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Knowing the COVID Risk

One of the most important metrics to watch in determining the prevalence of COVID-19 is the number of cases within the community.  Our city tracks and reports on this periodically and also uses it as a measure that informs how and when the city reopens.  This particular statistic excludes transmission among residents of the same household, nursing home, homeless shelter, or the DC jail.  As such, it provides a means of measuring how the virus is spreading throughout our city.  


As this recent DCist article points out, on August 3rd we reached a high of 83 infections that were spread through the community (again, this excludes infections from someone with whom one resides.). This measure can be viewed on the DC Coronavirus website and the latest data show that as of August 6, the number of community-related infections was 55.


So, how does the virus spread within the community?  DC Health Director, Dr. LaQuandra Nesbitt indicated that she sees a “higher proportion of cases related to workplace or travel...” As the DCist article states, anecdotal information about how people get infected, include “a woman in her 20s who had dinner with her friends; four friends who traveled to Los Angeles for the 4th of July holiday weekend; and a small birthday gathering that seemed “very innocent” at first, but ended up affecting three separate households.”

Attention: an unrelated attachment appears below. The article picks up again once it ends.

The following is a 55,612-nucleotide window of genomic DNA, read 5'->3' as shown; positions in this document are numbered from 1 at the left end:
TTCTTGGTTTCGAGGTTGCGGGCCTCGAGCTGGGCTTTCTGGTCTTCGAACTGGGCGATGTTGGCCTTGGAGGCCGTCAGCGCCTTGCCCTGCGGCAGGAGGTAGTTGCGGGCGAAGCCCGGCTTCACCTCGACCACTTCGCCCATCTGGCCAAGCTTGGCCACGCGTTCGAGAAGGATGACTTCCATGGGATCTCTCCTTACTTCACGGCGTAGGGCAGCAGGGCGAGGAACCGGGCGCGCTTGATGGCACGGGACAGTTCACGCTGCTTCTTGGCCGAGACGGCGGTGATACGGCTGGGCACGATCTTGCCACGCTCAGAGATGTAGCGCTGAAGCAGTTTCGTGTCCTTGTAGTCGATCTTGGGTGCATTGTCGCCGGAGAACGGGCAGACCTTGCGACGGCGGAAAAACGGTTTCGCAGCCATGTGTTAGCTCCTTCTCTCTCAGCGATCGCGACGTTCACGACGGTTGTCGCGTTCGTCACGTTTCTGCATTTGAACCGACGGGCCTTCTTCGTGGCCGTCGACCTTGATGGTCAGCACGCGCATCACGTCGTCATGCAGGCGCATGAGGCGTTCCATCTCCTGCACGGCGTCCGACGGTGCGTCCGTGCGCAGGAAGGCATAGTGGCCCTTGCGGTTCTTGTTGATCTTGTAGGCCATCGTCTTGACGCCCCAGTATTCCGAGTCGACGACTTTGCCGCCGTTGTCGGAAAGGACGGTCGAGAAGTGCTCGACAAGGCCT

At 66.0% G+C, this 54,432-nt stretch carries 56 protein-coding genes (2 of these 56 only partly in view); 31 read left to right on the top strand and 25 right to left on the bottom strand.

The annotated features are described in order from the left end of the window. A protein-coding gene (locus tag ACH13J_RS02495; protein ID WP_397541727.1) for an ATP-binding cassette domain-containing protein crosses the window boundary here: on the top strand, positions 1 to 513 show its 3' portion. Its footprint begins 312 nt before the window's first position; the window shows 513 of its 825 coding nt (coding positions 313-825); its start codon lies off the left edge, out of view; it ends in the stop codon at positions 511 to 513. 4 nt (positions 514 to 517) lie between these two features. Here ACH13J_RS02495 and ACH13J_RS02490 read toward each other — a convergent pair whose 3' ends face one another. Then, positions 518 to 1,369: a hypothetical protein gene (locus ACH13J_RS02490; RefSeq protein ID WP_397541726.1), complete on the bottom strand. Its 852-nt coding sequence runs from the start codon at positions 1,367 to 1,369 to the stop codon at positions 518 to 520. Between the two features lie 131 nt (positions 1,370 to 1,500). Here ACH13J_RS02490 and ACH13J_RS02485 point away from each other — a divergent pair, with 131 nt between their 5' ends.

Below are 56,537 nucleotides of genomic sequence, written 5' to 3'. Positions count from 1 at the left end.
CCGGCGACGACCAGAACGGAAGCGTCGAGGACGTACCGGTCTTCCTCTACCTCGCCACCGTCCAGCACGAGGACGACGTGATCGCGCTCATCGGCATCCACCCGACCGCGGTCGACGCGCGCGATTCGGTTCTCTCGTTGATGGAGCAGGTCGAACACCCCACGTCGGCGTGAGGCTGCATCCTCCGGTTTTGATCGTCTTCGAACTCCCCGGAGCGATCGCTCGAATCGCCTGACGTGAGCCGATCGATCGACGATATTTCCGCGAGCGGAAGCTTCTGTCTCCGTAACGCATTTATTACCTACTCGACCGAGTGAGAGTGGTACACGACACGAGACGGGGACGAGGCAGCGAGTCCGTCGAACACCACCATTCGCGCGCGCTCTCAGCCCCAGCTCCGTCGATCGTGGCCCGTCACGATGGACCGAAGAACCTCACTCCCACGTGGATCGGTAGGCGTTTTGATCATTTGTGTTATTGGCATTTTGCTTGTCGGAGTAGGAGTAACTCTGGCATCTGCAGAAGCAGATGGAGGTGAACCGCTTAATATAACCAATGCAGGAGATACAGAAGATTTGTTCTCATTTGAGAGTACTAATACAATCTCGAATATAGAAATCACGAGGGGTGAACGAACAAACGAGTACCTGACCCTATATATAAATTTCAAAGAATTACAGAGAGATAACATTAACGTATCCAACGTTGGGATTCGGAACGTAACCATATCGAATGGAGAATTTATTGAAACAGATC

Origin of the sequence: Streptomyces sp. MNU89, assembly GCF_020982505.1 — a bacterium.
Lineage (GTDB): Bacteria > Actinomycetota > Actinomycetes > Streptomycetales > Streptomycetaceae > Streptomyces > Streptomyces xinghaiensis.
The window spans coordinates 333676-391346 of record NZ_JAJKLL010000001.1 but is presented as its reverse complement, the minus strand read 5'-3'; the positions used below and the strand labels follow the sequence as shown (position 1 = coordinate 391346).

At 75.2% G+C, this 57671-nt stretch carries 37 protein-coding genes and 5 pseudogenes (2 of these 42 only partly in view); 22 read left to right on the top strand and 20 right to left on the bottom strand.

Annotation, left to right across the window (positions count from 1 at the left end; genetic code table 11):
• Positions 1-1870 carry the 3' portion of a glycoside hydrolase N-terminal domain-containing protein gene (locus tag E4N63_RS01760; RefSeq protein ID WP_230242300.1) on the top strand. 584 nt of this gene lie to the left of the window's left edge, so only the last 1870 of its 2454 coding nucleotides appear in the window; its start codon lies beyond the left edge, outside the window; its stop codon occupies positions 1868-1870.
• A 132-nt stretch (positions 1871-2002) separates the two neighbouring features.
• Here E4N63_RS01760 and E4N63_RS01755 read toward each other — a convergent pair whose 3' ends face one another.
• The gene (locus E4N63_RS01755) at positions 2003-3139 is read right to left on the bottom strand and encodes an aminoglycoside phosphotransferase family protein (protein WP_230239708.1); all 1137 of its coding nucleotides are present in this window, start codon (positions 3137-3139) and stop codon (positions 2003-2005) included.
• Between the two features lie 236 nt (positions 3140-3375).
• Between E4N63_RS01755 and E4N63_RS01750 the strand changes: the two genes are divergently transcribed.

How can you gauge the risk of various activities?  This chart can help you determine the level of risk associated with activities of daily living.  Keep in mind, however, that very few activities have no risk and that socially isolating oneself from others also has documented consequences to one’s heath.   See the CDC research on the health consequences of isolation. We all need to make the best decisions for ourselves and others based on the best information that we have about transmission routes.




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